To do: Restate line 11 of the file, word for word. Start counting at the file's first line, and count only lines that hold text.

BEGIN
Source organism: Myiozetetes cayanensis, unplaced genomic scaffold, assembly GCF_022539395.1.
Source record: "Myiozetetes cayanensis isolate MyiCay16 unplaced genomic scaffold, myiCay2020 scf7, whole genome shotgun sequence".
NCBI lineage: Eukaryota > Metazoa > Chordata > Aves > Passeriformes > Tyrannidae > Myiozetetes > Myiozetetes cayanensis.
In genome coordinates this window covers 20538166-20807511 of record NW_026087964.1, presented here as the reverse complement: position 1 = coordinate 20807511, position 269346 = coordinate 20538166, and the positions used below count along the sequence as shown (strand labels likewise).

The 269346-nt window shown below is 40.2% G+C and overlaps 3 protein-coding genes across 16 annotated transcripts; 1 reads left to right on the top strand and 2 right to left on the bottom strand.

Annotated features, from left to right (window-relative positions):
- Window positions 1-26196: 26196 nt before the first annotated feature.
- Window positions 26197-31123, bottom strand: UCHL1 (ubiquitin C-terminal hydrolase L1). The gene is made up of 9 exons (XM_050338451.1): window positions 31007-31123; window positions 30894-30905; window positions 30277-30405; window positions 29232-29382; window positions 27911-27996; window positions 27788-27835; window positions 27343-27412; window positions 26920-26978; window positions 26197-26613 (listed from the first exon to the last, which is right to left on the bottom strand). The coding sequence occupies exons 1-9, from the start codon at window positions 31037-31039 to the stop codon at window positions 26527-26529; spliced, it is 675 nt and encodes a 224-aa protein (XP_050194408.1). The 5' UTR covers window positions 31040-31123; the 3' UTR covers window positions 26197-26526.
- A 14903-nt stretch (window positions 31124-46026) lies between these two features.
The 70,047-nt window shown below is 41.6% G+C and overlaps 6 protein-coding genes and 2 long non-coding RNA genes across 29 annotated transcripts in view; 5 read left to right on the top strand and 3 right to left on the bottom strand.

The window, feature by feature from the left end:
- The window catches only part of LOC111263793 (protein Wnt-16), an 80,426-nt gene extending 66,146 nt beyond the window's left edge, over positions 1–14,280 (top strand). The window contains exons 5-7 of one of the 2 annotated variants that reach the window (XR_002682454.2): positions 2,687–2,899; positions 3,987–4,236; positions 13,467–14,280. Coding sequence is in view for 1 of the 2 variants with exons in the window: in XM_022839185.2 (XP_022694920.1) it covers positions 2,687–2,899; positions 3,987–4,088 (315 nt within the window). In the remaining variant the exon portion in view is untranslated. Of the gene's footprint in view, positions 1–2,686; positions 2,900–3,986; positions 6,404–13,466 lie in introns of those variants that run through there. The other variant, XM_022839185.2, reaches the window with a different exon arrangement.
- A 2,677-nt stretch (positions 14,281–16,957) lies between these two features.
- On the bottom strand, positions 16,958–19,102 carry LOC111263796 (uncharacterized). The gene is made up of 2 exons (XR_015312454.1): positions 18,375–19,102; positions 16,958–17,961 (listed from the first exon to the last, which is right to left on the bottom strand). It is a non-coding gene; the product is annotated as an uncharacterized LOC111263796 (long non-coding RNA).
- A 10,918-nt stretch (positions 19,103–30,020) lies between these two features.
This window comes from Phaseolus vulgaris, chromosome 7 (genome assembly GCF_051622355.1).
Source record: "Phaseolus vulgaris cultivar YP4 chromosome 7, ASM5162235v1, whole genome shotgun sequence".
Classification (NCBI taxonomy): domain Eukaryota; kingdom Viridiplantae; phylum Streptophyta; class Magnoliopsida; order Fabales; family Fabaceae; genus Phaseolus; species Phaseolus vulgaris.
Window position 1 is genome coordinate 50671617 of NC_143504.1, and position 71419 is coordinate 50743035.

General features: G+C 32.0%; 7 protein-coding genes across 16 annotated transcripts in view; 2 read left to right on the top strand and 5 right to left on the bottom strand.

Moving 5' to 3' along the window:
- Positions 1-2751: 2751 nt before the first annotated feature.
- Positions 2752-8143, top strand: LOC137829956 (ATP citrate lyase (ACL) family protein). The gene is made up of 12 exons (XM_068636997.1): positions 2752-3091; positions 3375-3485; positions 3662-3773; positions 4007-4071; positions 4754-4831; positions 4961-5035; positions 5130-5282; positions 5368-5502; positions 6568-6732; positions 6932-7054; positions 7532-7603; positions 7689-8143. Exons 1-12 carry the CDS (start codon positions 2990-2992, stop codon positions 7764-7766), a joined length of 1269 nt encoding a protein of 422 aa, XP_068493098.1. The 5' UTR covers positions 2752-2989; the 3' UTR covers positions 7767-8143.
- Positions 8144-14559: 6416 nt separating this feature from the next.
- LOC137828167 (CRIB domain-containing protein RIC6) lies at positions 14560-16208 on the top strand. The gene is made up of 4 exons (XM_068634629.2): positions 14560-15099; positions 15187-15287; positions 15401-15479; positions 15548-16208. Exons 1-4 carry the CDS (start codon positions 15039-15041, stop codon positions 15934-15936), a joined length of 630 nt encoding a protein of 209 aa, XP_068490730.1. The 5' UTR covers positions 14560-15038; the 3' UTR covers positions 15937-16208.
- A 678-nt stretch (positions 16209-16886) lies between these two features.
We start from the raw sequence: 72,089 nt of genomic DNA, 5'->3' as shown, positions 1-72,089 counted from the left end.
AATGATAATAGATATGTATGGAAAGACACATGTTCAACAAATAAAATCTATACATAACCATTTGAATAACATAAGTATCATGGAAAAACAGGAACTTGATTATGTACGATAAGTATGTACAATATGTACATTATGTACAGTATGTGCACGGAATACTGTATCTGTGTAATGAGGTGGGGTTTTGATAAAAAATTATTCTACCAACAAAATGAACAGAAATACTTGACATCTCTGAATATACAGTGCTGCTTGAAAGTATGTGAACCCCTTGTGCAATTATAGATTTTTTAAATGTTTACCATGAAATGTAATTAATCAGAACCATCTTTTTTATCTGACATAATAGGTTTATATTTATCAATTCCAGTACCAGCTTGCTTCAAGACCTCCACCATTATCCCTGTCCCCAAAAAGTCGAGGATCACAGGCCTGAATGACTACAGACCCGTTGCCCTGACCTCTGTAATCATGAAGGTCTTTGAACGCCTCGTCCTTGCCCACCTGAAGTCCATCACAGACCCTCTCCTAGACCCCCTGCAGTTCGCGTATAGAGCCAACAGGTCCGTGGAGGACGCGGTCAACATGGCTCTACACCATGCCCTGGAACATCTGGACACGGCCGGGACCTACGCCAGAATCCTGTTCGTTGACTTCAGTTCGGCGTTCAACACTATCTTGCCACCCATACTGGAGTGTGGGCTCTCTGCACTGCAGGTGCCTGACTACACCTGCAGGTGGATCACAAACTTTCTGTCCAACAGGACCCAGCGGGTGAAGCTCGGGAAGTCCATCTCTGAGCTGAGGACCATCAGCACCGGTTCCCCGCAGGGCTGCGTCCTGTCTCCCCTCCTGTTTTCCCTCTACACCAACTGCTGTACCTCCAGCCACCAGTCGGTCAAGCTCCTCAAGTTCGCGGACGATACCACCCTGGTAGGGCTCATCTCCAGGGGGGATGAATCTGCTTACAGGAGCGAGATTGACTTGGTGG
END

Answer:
The window, feature by feature from the left end: